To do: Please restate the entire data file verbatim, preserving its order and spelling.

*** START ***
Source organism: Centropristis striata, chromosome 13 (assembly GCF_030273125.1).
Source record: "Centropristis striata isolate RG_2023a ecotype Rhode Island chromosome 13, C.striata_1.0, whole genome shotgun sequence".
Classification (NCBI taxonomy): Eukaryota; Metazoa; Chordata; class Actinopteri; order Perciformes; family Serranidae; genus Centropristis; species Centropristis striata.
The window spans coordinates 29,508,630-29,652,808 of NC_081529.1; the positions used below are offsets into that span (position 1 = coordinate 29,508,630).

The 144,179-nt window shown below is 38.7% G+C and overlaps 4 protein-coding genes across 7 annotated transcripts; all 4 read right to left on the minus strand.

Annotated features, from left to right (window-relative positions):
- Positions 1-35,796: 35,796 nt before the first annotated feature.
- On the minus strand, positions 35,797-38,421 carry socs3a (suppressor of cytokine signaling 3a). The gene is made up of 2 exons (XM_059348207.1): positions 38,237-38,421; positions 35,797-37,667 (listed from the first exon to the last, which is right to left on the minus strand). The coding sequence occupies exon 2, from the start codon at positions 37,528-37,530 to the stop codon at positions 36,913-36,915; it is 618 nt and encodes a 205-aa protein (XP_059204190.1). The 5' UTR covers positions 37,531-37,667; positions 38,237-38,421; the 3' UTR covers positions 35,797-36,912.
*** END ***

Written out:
Source organism: Centropristis striata, chromosome 13 (assembly GCF_030273125.1).
Source record: "Centropristis striata isolate RG_2023a ecotype Rhode Island chromosome 13, C.striata_1.0, whole genome shotgun sequence".
Classification (NCBI taxonomy): Eukaryota; Metazoa; Chordata; class Actinopteri; order Perciformes; family Serranidae; genus Centropristis; species Centropristis striata.
The window spans coordinates 29,508,630-29,652,808 of NC_081529.1; the positions used below are offsets into that span (position 1 = coordinate 29,508,630).

The 144,179-nt window shown below is 38.7% G+C and overlaps 4 protein-coding genes across 7 annotated transcripts; all 4 read right to left on the minus strand.

Annotated features, from left to right (window-relative positions):
- Positions 1-35,796: 35,796 nt before the first annotated feature.
- On the minus strand, positions 35,797-38,421 carry socs3a (suppressor of cytokine signaling 3a). The gene is made up of 2 exons (XM_059348207.1): positions 38,237-38,421; positions 35,797-37,667 (listed from the first exon to the last, which is right to left on the minus strand). The coding sequence occupies exon 2, from the start codon at positions 37,528-37,530 to the stop codon at positions 36,913-36,915; it is 618 nt and encodes a 205-aa protein (XP_059204190.1). The 5' UTR covers positions 37,531-37,667; positions 38,237-38,421; the 3' UTR covers positions 35,797-36,912.